Analysis

How the Chicago Blackhawks Are Affected By Seattle Expansion

By Samuel Boland
CHICAGO, IL - NOVEMBER 27: William Carrier #28 of the Vegas Golden Knights and Duncan Keith #2 of the Chicago Blackhawks skate around the boards in the third period at the United Center on November 27, 2018 in Chicago, Illinois. (Photo by Chase Agnello-Dean/NHLI via Getty Images)
CHICAGO, IL - NOVEMBER 27: William Carrier #28 of the Vegas Golden Knights and Duncan Keith #2 of the Chicago Blackhawks skate around the boards in the third period at the United Center on November 27, 2018 in Chicago, Illinois. (Photo by Chase Agnello-Dean/NHLI via Getty Images) /
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The last expansion team forced the Chicago Blackhawks to make some tough decisions. Here’s how the NHL’s announcement of a team to Seattle could effect the Blackhawks.

Well Chicago Blackhawks fans, it’s official: the NHL is expanding to Seattle.

It’s been a long time coming for Seattle who’ve been pushing for hockey in Washington again ever since the Seattle Metropolitans ceased to xist back in 1924 (okay, that might be a bit of an overstatement). The team is set to begin play in the 2021-22 season, meaning the expansion draft will take place three summers from now.

While this is great for the people of Seattle, this move brings some baggage along with it (and not just the players who will be sent there during the expansion draft).

Central Division moves from seven to eight.

If you thought the central division is hard now, it might get harder in the near future. The division will be changing from seven teams to eight as the Arizona Coyotes will be moving there starting in 2021.

Arizona’s arrival could help the ‘Hawks as there aren’t too many bottom feeder teams like Arizona in the central (only the St. Louis Blues have less points), however the Coyotes aren’t to be overlooked as they have some young pieces with potential.

That said, Arizona hasn’t been overly efficient when it comes to making something out of their young stars, a big reason for the Dylan Strome / Brenden Perlini trade.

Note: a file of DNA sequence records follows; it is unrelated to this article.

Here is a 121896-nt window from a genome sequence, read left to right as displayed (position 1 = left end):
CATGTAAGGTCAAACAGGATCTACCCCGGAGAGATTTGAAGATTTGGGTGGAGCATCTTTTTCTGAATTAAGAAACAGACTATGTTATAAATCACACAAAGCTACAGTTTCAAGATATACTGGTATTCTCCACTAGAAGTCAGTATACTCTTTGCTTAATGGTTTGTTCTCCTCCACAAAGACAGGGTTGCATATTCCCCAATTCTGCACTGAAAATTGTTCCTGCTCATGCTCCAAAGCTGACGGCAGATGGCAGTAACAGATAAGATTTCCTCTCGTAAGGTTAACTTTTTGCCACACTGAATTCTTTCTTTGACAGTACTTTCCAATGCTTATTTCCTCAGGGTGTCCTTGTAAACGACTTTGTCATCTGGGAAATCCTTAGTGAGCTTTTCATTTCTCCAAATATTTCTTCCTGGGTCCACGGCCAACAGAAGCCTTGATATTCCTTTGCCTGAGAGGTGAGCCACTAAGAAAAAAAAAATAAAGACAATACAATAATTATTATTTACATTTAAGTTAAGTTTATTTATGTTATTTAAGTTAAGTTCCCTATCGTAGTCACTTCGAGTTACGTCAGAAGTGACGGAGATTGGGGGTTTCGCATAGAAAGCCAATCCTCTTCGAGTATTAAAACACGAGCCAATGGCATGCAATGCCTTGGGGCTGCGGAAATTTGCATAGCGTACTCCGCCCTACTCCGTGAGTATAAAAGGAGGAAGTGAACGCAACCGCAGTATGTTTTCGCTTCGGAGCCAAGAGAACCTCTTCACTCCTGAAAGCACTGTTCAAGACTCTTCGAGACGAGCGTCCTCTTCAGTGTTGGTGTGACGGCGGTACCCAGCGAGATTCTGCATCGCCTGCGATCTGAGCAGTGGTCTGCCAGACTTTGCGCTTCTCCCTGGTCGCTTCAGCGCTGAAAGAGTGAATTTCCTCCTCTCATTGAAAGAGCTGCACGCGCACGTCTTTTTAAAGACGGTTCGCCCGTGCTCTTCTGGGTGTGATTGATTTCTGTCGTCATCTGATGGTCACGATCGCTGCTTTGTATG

Westward Expansion

Like most any expansion team, the Seattle To Be Determined’s will engage in an expansion draft to construct their team. To the liking of the Seattle ownership group, Gary Bettman repeatedly has said that this draft will follow the same rules as the Vegas Golden Knights did just two summers ago.

According to Emily Kaplan of ESPN, no one seems to mind that Seattle will play with the same rules previously offered to a team which went to the Stanley Cup in their inaugural season.

"“Bettman said in May that he had received ‘no pushback whatsoever’ from other league owners about repeating the same process for Seattle.”"

As a result, I think this makes the core’s contract situation even tougher for the Chicago Blackhawks management to work with.

Here’s a general rundown on the rules of the expansion draft from NBC Sports Chicago’s Slavko Bekovic:

"“The Blackhawks – and every other team – have the option to protect seven forwards, three defenseman and one goaltender. Or, they can protect eight total skaters and one goalie. The incentive to keep more than seven forwards or more than three defensmen – depending on the team – would result in the penalty of exposing more players to the expansion draft.”"

That part of it is relatively cut and dry, however it gets interesting when you start to explore the rules a little bit deeper. Fortunately for the ‘Hawks, players who will make their NHL/AHL debut after this season will be safe from the NHL expansion draft.

Translation: If Adam Boqvist, Nicolas Beaudin, Ian Mitchell or anyone else makes their NHL debut ( 9+ NHL games) any time not this season, they will be automatically safe without having to be one of those players listed as “protected.”

Double Translation: the future is safe (for now).

Unfortunately, this gets less fun for the Chicago Blackhawks when you begin to explore the rules in regards to players with no movement clauses. I’ll leave it to Bekovic to break it down for us again:

"“Players with no movement clauses in their contracts will be forced to be protected and count towards the allotted total of protected players. The Blackhawks currently only have five players signed to contracts into 2021: Patrick Kane, Jonathan Toews, Brent Seabrook, Duncan Keith and Connor Murphy. All but Murphy have no movement clauses.”"

This means that should those guys still be Chicago Blackhawks during the 2021 season, Patrick Kane, Jonathan Toews, Brent Seabrook and Duncan Keith will all have to be protected leaving only five forward spots and one defensive spot left open.

If you thought getting rid of Seabrook or Keith’s hefty contracts would be difficult before, it just got a whole lot worse. Virtually no one will be willing to take on a player like that now knowing that they will need to protect them over other defensemen when the time comes.

That said, if the Chicago Blackhawks continue on their downward descent the roster could be completely dismantled, however the additional pieces the Blackhawks would need to give up could be too much for GM Stan Bowman to execute a deal.

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